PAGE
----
Home Articles About Chartist Subscribe Links Search
 
This month
Archive of past articles
Labour movement
British politics
International politics
Europe
Economy and society
Science and culture
Reviews

Demonising Muslims will not reduce terror

Yasmin Qureshi challenges us not to fall into the same trap our government and media seem to have done.

The London bombings pose stark dilemmas for those on the left and British Muslims in particular. The vast majority of us believe in allowing people to express their differences and practice their culture and religion, without being pushed into one set of homogenous thoughts. Should those freedoms be surrendered by supporting some of the measures being proposed by Tony Blair? Is it really credible to suppose that we should forget the international policy issues bound up in Iraq, Afghanistan, Palestine, and Kashmir?

The media (left and right) seem to think that what happened on July 7th is all to do with Islam and that Muslims want to impose their way of life in the west, destroy our liberal democracies and want to oppress women, and they think that the Hijab is a sign of that. That is just plain wrong. The lessons of history highlight the perils of targeting a religious group through propaganda.

There are many issues and challenges for Muslims in this country and elsewhere, just as there are for the Jews, Christians, Hindus and Sikhs. July 7th has nothing to do with encouragement of multiculturalism, the alleged lack of integration of Muslims in this country or the few oddballs in the Muslim community (others have them as well) who no-one has actually heard of, except by the courtesy of our media.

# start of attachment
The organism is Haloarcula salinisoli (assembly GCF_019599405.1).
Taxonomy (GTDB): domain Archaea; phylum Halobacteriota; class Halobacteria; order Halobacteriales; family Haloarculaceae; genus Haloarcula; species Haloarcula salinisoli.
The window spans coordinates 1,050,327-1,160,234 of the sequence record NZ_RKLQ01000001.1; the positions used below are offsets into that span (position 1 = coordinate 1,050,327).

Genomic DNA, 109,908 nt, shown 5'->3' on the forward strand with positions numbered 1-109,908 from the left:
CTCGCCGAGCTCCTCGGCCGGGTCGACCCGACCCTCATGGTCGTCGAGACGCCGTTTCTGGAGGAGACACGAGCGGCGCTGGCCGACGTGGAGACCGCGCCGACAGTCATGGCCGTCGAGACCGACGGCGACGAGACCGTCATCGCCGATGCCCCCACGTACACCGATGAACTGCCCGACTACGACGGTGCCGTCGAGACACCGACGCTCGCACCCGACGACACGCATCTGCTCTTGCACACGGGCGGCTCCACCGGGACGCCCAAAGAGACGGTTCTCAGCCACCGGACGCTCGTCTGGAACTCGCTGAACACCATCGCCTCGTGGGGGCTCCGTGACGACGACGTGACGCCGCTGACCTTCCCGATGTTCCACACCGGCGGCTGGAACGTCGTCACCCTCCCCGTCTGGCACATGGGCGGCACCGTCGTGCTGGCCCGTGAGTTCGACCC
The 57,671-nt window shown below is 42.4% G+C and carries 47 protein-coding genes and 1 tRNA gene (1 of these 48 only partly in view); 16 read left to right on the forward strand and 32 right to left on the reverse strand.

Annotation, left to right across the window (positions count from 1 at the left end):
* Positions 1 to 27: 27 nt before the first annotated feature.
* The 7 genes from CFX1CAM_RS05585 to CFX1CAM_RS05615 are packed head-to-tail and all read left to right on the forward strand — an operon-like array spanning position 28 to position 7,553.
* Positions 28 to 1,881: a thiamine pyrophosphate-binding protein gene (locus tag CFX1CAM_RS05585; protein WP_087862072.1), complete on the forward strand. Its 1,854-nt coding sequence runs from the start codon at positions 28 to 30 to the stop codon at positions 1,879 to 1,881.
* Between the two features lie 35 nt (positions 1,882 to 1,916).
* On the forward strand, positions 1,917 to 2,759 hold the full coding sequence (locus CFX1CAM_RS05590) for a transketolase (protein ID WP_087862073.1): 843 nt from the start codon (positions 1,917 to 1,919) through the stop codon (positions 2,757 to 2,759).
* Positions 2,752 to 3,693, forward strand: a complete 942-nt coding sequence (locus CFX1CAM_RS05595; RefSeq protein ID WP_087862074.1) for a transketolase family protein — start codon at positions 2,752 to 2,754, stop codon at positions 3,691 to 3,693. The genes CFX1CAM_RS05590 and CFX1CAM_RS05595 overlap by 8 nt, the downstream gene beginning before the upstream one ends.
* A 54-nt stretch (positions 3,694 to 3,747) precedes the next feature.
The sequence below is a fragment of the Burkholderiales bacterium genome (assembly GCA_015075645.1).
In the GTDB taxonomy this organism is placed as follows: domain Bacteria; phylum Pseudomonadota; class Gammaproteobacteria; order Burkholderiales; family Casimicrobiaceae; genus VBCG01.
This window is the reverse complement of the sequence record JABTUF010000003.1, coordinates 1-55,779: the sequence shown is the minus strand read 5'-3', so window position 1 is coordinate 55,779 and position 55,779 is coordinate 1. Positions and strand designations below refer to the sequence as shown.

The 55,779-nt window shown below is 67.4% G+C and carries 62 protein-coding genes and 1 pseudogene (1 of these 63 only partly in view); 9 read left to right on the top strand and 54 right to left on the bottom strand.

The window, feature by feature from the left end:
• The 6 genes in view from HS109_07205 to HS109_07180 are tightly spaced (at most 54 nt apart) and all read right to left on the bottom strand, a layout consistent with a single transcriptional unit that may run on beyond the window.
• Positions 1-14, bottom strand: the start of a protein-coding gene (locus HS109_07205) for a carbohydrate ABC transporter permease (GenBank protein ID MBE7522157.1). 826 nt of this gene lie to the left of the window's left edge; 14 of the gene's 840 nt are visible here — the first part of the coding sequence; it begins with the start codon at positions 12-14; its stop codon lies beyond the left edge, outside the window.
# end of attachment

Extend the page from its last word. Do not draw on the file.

The bombings in London and elsewhere have everything to do with political dispute, the control of Middle East wealth by USA multi-nationals and the Western policy of installing most of the current rulers without any democratic process. Is it surprising then that in the Middle East they laugh at us when we talk of democracy?

Let me make it clear that I do not condone the bombings in London: two wrongs don’t make a right and violence begets violence. There are many peaceful ways of resolving conflicts. However, whilst 99.9% of Muslims understand this, there are ‘hot heads’ out there who do not.

In the last two months few have wanted to address the underlying causes of the London bombings for fear of being accused of sympathizing. But, if we want to safeguard and protect our citizens we need to address the uncomfortable and unpalatable truth of our policies, both present and past. The anti-terror laws and internments without trial in Northern Ireland didn’t help to reduce the violence. Similarly, the Israeli foreign intelligence agency, Mossad, has operated a policy of targeted assassinations of opponents and the Israeli government passed laws allowing physical violence to be used to get information out of suspected suicide bombers. These measures have not worked, either. Extreme measures taken by governments appear to have caused more tensions and problems.

Why do I say that suicide bombing is not about religion or integration but is a political struggle?

Firstly, let’s examine the history of suicide bombing. The most famous suicide bombers were the Japanese Kamikaze pilots who would ‘ram their planes into targets’ knowing they would die. It was an effective means of hitting a target. Then, almost thirty years later, Iranians used the technique against the unlawful invasion by Iraq, resulting in the deaths of millions of Muslims from both sides. In those days, of course, Saddam Hussein was given military backing by the USA and UK. Is it therefore any wonder that Iran is hostile to the USA? The Lebanese Socialist Revolutionaries, who did not believe in religion but were fighting against the Israeli occupation, used suicide bombing. They regarded it as a cheap, but effective tool for warfare. The Tamil Tigers, Tibetan freedom fighters in India and others in India have carried out suicide bombings. If these groups had fighter jets, daisy cutters or tanks they would use them as nation states do.